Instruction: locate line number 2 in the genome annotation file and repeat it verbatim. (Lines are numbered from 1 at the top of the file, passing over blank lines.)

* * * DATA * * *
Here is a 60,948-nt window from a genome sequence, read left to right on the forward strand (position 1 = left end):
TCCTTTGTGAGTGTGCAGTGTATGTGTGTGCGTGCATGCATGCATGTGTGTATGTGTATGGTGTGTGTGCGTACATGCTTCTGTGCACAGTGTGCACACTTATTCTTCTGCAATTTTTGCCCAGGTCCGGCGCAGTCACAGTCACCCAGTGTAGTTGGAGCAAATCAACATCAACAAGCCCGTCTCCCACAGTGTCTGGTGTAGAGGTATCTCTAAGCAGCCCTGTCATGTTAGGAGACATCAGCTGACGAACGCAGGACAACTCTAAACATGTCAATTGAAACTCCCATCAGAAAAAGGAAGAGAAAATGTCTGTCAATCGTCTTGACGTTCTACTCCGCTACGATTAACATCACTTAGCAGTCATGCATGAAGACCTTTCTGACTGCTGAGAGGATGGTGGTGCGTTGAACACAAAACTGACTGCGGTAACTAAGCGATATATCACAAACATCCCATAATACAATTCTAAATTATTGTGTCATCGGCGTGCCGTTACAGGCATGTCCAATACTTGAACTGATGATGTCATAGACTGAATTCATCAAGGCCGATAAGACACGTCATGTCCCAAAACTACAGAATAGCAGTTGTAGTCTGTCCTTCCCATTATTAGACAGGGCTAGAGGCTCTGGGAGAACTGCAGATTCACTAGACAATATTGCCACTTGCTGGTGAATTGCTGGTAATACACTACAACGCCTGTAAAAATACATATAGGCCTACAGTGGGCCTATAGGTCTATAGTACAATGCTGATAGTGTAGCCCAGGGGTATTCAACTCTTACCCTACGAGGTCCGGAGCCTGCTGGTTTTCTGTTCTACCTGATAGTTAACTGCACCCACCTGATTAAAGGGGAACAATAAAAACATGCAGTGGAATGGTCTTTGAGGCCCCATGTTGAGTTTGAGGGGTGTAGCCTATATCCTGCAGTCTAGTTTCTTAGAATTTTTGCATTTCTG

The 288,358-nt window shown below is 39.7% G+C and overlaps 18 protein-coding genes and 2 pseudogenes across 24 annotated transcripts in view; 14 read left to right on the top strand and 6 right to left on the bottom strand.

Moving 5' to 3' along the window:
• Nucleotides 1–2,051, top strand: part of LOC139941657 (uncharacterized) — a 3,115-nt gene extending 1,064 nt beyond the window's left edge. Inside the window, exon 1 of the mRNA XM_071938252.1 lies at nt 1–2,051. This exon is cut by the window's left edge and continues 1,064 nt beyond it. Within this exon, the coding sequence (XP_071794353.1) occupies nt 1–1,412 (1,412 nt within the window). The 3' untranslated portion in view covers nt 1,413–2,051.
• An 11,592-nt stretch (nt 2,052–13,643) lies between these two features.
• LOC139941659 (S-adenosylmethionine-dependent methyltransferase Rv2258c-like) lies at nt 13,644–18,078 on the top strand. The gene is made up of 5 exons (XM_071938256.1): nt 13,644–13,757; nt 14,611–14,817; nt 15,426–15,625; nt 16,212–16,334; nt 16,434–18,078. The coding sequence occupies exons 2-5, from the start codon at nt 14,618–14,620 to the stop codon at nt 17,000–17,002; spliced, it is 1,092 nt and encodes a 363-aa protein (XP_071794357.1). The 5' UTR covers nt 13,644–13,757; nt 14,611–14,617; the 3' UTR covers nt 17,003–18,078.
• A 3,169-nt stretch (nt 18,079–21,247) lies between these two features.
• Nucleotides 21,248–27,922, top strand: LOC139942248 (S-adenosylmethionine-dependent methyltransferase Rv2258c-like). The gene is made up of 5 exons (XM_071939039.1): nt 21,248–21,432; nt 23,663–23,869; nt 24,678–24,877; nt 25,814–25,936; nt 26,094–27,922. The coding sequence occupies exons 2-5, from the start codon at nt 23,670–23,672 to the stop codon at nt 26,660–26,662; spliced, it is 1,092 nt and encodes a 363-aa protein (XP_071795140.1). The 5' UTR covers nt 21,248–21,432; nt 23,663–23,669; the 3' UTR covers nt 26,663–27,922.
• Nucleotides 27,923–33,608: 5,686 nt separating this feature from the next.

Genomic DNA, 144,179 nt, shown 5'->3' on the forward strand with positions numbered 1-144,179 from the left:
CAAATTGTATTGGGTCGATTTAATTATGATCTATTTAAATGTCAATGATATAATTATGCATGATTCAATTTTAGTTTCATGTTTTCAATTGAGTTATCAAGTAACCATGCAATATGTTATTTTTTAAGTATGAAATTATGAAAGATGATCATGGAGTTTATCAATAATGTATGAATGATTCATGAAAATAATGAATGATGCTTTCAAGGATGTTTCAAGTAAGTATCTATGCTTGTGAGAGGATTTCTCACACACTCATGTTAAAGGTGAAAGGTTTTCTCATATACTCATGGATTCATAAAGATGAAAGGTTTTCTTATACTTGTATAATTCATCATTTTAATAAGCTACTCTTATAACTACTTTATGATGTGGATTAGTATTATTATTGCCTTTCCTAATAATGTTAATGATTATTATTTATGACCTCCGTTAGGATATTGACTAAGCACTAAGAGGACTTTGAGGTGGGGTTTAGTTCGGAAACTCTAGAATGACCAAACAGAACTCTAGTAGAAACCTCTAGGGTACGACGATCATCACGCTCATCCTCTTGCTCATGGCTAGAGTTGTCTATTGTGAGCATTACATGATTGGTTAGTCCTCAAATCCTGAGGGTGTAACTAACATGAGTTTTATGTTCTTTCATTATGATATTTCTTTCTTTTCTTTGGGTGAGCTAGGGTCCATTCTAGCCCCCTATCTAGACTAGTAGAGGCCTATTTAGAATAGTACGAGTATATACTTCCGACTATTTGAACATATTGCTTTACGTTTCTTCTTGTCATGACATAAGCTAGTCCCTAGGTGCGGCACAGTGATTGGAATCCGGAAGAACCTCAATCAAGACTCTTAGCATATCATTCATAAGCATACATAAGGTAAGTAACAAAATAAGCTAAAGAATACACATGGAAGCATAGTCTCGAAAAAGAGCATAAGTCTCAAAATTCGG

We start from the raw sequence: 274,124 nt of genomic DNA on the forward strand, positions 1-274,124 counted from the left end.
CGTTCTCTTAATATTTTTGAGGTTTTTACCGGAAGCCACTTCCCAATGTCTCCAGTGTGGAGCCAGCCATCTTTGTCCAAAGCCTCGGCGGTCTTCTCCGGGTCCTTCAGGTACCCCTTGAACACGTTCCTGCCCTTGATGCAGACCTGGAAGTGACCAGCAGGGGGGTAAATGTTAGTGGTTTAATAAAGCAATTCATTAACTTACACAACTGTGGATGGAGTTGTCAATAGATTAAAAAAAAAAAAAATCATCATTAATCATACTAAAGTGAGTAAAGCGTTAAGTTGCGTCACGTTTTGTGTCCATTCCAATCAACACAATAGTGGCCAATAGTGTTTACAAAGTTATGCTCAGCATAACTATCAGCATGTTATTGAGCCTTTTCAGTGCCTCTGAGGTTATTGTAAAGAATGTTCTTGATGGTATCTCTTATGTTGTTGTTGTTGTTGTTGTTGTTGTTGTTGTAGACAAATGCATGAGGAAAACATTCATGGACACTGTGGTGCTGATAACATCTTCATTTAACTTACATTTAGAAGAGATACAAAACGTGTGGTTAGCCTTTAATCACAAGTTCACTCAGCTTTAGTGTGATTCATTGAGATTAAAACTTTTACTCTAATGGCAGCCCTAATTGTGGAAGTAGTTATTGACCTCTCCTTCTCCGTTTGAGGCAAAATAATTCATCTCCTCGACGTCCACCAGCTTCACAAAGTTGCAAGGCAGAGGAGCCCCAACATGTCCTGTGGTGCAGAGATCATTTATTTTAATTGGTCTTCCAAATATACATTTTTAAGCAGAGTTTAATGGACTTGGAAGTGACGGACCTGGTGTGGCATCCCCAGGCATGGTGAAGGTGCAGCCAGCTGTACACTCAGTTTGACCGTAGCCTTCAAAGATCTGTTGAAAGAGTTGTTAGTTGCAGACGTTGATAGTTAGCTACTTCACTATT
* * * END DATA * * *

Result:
TCCTTTGTGAGTGTGCAGTGTATGTGTGTGCGTGCATGCATGCATGTGTGTATGTGTATGGTGTGTGTGCGTACATGCTTCTGTGCACAGTGTGCACACTTATTCTTCTGCAATTTTTGCCCAGGTCCGGCGCAGTCACAGTCACCCAGTGTAGTTGGAGCAAATCAACATCAACAAGCCCGTCTCCCACAGTGTCTGGTGTAGAGGTATCTCTAAGCAGCCCTGTCATGTTAGGAGACATCAGCTGACGAACGCAGGACAACTCTAAACATGTCAATTGAAACTCCCATCAGAAAAAGGAAGAGAAAATGTCTGTCAATCGTCTTGACGTTCTACTCCGCTACGATTAACATCACTTAGCAGTCATGCATGAAGACCTTTCTGACTGCTGAGAGGATGGTGGTGCGTTGAACACAAAACTGACTGCGGTAACTAAGCGATATATCACAAACATCCCATAATACAATTCTAAATTATTGTGTCATCGGCGTGCCGTTACAGGCATGTCCAATACTTGAACTGATGATGTCATAGACTGAATTCATCAAGGCCGATAAGACACGTCATGTCCCAAAACTACAGAATAGCAGTTGTAGTCTGTCCTTCCCATTATTAGACAGGGCTAGAGGCTCTGGGAGAACTGCAGATTCACTAGACAATATTGCCACTTGCTGGTGAATTGCTGGTAATACACTACAACGCCTGTAAAAATACATATAGGCCTACAGTGGGCCTATAGGTCTATAGTACAATGCTGATAGTGTAGCCCAGGGGTATTCAACTCTTACCCTACGAGGTCCGGAGCCTGCTGGTTTTCTGTTCTACCTGATAGTTAACTGCACCCACCTGATTAAAGGGGAACAATAAAAACATGCAGTGGAATGGTCTTTGAGGCCCCATGTTGAGTTTGAGGGGTGTAGCCTATATCCTGCAGTCTAGTTTCTTAGAATTTTTGCATTTCTG